Avoid direct sunlight
UV radiation from the sun can darken acne and cause scarring on your back. Apply sunscreen liberally and reapply as needed. Not only will this help with acne, but it will also safeguard your skin from UV exposure and skin cancer.
Many people swear by natural methods to get rid of acne scars. However, the scientific basis behind them is murky. Some may irritate the skin or cause other issues, so individuals must use them cautiously.
People have traditionally utilized the following home scar treatments:
- aloe vera gel
- baking powder
- virgin coconut oil
- lemon juice
- unprocessed honey
- shea butter
There are numerous cosmetic procedures from which to choose. Your dermatologist and you will talk about the best treatment choices for your bacne scars.
It is fairly uncommon for patients to require multiple procedures to regenerate their skin.
- Chemical peels – This procedure removes the top layer of dead skin with the use of specific chemicals. Usually, when the topmost layer is peeled, the new skin is smoother and has less scarring.
- Dermabrasion – This procedure removes the upper skin layers with a specific instrument that creates friction, similar to how a sander peels the top layers of a plank of wood.
- Microdermabrasion – Microdermabrasion, like dermabrasion, removes the top layer of skin with a piece of specific equipment.
- Laser resurfacing – a procedure in which a laser is used to heat-damage collagen beneath the skin. The body’s wound-healing response is used to generate new, healthy collagen. This laser treatment promotes the formation of new skin to replace the existing.
Ablative and non-ablative laser resurfacing are the two forms of laser resurfacing. Your dermatologist will assess which type is appropriate for you based on your skin type and acne scarring.
How to prevent back acne
Now that you understand the basic causes of body acne, the acne protection measures listed below should make a lot of sense.
- Avoid wearing tight clothes. To avoid acne-causing friction, use loose clothing. If wearing tight clothing is inevitable, use breathable fabrics like cotton that drain sweat and bacteria away from the skin rather than trapping it.
- Regularly exfoliate. Because dead skin cells prefer to capture acne-causing microorganisms on your skin, exfoliating them off on a regular basis is an excellent acne prevention approach.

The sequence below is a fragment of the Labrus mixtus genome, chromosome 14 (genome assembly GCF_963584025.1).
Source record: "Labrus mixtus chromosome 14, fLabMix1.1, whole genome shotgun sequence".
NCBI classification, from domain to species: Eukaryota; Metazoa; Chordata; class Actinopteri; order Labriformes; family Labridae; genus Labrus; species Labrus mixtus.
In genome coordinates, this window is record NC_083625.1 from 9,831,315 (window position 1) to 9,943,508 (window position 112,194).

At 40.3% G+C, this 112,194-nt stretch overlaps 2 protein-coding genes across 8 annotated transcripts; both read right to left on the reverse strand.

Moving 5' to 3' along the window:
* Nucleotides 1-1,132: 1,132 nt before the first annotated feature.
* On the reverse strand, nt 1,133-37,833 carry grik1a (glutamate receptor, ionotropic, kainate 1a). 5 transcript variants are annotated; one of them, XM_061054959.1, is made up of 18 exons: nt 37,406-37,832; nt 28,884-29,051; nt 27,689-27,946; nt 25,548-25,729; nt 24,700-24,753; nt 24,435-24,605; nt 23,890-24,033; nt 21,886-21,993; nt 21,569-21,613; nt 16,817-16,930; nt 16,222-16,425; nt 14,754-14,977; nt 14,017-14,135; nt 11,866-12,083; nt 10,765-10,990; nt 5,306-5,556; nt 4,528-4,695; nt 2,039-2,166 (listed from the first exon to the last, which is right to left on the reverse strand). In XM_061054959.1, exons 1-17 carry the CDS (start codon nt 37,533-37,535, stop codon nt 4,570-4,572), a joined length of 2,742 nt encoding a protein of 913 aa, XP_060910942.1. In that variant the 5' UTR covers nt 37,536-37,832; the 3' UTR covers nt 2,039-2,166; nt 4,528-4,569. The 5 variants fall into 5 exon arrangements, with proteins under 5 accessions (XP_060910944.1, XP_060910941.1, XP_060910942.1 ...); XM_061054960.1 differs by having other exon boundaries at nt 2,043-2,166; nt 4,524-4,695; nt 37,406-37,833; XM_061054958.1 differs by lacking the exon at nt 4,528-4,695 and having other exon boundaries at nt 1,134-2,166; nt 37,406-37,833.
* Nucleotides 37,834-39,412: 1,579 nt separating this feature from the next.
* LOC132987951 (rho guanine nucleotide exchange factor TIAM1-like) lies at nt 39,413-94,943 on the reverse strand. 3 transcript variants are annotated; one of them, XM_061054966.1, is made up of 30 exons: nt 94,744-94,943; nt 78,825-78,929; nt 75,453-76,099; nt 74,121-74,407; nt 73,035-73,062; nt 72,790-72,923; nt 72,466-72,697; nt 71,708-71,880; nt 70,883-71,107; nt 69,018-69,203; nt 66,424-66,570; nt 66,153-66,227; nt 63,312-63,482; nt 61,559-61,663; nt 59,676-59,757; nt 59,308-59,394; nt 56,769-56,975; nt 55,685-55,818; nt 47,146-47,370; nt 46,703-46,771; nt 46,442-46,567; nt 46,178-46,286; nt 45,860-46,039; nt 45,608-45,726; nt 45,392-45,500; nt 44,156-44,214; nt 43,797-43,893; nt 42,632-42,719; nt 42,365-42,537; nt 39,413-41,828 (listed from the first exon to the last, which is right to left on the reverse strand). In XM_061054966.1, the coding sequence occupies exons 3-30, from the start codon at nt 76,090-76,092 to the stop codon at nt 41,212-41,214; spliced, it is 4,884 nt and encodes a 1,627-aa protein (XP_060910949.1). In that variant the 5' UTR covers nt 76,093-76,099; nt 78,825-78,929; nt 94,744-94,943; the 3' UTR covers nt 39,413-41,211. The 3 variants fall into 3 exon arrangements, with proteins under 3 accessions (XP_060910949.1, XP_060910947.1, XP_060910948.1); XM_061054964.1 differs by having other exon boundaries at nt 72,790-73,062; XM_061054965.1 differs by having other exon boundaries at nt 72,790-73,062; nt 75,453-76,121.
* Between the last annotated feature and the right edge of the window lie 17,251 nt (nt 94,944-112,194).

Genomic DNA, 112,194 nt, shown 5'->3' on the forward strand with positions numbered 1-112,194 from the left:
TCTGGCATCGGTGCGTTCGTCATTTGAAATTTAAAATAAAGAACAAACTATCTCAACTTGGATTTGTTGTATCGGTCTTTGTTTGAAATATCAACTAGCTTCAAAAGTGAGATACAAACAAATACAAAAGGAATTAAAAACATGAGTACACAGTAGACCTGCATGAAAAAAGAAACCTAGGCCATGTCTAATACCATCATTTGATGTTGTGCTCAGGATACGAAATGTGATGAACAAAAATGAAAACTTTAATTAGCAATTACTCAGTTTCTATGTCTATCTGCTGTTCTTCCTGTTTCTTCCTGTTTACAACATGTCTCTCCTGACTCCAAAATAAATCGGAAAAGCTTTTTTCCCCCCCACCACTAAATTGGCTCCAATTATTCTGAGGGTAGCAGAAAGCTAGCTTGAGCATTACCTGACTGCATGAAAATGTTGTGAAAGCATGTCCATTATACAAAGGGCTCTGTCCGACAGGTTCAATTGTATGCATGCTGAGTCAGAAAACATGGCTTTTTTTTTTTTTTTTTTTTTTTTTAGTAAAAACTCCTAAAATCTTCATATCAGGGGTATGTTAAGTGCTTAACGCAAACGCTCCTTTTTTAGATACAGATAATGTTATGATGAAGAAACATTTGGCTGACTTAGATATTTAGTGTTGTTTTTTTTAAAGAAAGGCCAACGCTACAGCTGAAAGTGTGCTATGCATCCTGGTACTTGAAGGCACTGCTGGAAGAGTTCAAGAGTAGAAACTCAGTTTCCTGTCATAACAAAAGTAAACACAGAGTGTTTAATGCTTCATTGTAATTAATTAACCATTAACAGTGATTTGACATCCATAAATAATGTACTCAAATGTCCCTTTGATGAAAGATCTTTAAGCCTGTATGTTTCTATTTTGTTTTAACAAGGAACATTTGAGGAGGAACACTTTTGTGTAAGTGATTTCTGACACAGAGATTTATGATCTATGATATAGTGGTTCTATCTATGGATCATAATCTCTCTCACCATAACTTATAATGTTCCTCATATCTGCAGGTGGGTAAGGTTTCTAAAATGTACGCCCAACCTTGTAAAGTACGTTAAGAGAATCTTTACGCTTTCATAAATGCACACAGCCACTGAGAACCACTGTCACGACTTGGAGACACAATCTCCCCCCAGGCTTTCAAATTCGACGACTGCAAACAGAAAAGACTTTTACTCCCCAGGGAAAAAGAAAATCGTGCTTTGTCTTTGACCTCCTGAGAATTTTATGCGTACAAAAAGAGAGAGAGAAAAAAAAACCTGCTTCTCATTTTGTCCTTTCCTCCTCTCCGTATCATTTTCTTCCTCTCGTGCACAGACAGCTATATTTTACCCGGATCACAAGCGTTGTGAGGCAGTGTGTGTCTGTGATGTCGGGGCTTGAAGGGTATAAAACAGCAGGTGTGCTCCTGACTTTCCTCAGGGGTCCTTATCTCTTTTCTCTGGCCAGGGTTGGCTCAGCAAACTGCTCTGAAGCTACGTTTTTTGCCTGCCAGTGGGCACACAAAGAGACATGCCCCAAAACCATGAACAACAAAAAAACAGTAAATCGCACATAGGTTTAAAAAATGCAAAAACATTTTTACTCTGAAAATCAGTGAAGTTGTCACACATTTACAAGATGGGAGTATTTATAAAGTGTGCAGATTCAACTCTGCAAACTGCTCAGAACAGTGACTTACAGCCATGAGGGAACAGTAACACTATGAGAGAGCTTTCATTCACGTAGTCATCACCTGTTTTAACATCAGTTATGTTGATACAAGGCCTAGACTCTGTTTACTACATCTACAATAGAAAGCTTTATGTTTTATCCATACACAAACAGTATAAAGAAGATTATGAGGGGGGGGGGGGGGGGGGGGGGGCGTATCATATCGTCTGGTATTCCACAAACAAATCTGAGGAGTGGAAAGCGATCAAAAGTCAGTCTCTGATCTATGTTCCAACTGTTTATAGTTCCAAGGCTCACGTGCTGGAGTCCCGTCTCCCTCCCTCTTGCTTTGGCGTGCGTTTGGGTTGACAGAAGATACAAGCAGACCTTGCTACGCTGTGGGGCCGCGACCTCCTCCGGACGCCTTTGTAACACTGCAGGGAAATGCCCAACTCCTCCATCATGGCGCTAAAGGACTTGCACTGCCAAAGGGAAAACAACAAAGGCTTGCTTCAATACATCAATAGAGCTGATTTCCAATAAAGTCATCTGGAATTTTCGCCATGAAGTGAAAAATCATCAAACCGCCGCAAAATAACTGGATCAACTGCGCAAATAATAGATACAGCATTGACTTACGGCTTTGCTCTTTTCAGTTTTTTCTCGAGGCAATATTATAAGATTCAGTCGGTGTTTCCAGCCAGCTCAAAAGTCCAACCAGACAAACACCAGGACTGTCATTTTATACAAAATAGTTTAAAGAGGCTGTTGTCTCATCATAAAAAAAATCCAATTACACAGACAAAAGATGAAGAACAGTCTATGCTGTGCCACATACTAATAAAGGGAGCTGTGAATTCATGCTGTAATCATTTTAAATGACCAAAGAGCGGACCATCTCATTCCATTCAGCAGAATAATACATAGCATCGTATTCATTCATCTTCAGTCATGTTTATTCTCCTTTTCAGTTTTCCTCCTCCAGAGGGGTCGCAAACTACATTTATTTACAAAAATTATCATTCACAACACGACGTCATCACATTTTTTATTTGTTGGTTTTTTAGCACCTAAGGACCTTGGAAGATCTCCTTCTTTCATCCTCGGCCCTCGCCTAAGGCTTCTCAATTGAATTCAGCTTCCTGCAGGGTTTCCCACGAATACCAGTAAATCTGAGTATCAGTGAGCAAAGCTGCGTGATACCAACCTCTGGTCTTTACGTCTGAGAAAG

Instead of using your loofah to scrub your skin, which might irritate it, use a cleanser that has a moderate chemical exfoliator. Salicylic acid is the best exfoliator since it softly exfoliates while also aggressively fighting microorganisms.
- Cleanse at the right time. After doing anything that causes you to sweat, cleanse within one hour. If you wait any longer, it will be more difficult to get rid of the bacteria
- Make sure you’re using the right cleaning solution. A good body acne treatment should be non-drying, fragrance-free, antimicrobial, and include an acne-fighting substance like salicylic acid.
When should you see a doctor about acne?
You may not need to seek medical advice if you can manage your acne with gentle soap washing or over-the-counter creams or lotions.
Conversely, if you have acne, you should contact a doctor if:
- Your acne worsens as a result of ineffective home treatment.
- You don’t go out on parties or dates because you’re afraid of being judged.
- Acne makes you feel humiliated or miserable.
- Your pimples are huge, firm, and fluid-filled. This is referred to as cystic acne.
- Either of your parents suffered severe acne and scars.
Consult your physician before beginning any home remedy, as you should with any other type of treatment. Our board-certified dermatologists at Team Dermatology can provide you with advice on which treatments you should try and which you should avoid.
What might a person with back acne scars expect as a result?
Acne scars can be reduced in size and severity with most treatments. Several of the treatable acne scars vanish over time, becoming almost unnoticeable.
The knowledge and ability of the individual administering the treatment are virtually entirely responsible for your results.
While doctors can treat acne scars in a safe and effective manner, prevention may be a preferable option.